In blueberry plants, root and shoot growth occur in flushes throughout the growing season. Apparently, there is a cycling pattern between root and shoot growth during summer, but these cycles are not absolute.
Two major flushes of shoot and root growth have been observed for northern highbush blueberries with the first flush of root growth occurring during leaf bud swell, bloom and fruit set, and then gradually diminishing and continuing at a low level until after fruit harvest. The second flush of root growth was initiated in mid-August and continued through September, during the period of flower bud initiation and before the onset of dormancy.
Leaf and shoot growth/budbreak that occurs before, during or after floral budbreak, depending on particular species and/or cultivar, has been observed. In Rhode Island conditions, the first flush of shoot growth in northern highbush blueberry peaked about 30 to 70 days after bloom, which coincides with the seed growth stage of fruit development. A second shoot growth flush was observed after fruit harvest.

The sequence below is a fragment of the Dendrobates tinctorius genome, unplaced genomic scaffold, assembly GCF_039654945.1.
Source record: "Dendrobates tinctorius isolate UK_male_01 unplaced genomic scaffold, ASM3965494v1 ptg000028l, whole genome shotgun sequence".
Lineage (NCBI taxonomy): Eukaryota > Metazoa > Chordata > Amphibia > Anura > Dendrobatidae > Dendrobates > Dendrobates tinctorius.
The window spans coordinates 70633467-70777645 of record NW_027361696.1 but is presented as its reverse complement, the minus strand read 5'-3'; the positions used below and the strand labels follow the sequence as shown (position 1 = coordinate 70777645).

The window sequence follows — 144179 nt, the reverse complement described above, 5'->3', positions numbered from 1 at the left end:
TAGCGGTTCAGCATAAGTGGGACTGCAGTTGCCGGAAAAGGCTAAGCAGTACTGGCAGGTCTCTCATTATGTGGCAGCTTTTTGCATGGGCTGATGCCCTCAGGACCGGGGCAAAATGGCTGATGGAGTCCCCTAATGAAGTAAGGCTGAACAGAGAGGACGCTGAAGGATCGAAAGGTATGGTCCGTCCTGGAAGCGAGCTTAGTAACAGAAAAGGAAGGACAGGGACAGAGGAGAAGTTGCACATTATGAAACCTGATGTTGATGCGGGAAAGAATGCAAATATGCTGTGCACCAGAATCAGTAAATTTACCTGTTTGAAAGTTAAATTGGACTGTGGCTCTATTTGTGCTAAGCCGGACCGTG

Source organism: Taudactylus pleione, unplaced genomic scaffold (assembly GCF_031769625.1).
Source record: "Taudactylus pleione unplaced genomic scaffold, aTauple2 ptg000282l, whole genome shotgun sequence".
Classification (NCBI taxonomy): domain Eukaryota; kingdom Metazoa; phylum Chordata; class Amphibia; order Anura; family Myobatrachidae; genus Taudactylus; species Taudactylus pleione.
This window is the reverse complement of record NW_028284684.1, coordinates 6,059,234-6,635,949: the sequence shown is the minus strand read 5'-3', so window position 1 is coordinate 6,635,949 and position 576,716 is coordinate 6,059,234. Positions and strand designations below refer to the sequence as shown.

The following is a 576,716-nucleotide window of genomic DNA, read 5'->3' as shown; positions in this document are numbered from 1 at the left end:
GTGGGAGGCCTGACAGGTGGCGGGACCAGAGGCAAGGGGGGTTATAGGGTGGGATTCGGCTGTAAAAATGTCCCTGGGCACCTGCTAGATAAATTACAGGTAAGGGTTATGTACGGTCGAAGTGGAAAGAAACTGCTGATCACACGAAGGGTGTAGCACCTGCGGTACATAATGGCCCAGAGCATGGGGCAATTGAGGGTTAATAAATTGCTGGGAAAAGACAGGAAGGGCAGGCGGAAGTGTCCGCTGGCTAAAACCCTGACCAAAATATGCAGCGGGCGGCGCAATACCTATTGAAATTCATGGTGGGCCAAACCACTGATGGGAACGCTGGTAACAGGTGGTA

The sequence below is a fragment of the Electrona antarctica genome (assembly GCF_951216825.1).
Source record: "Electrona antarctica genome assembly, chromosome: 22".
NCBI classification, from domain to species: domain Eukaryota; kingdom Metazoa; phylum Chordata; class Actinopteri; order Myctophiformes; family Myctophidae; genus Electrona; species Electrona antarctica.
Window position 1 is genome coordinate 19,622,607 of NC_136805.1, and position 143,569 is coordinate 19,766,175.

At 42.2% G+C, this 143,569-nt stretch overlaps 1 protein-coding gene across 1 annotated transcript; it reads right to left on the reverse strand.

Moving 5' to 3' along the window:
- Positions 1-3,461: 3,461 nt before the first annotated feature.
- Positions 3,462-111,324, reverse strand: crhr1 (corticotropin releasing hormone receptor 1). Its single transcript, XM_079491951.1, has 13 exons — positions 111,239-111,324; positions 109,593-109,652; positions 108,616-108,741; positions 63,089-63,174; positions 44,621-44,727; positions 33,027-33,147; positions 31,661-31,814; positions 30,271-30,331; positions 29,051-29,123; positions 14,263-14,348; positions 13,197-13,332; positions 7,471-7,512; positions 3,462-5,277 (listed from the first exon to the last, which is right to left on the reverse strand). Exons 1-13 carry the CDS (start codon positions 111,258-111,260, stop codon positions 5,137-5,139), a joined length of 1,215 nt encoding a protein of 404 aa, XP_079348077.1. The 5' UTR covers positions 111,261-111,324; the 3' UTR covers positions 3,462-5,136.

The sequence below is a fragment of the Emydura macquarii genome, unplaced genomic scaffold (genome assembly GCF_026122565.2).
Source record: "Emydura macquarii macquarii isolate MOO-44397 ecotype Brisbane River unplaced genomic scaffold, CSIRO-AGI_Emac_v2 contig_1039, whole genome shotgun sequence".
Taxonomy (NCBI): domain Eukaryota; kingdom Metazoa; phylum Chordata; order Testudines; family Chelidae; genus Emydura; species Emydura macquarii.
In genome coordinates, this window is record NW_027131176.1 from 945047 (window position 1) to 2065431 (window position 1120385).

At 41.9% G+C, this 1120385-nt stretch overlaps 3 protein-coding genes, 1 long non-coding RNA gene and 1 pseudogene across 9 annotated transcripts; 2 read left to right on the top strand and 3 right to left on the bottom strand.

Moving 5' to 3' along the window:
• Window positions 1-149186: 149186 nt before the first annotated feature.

Most likely, rabbiteye and southern highbush blueberries may exhibit more than two flushes of shoot and root growth because of the longer growing season in the southeastern United States.
- Darnell, Rebecca L., 2006. Blueberry Botany/Environmental Physiology. In: N. F. Childers and P. M. Lyrene (ed.), Blueberries for Growers, Gardeners, Promoters. E.O. Painter Printing Company, Inc., DeLeon Springs, FL., pp. 5-13.
- Mainland, Charles and William “Bill” Cline. Growing Blueberries in the Home Garden.Retrieved 01 June 2010.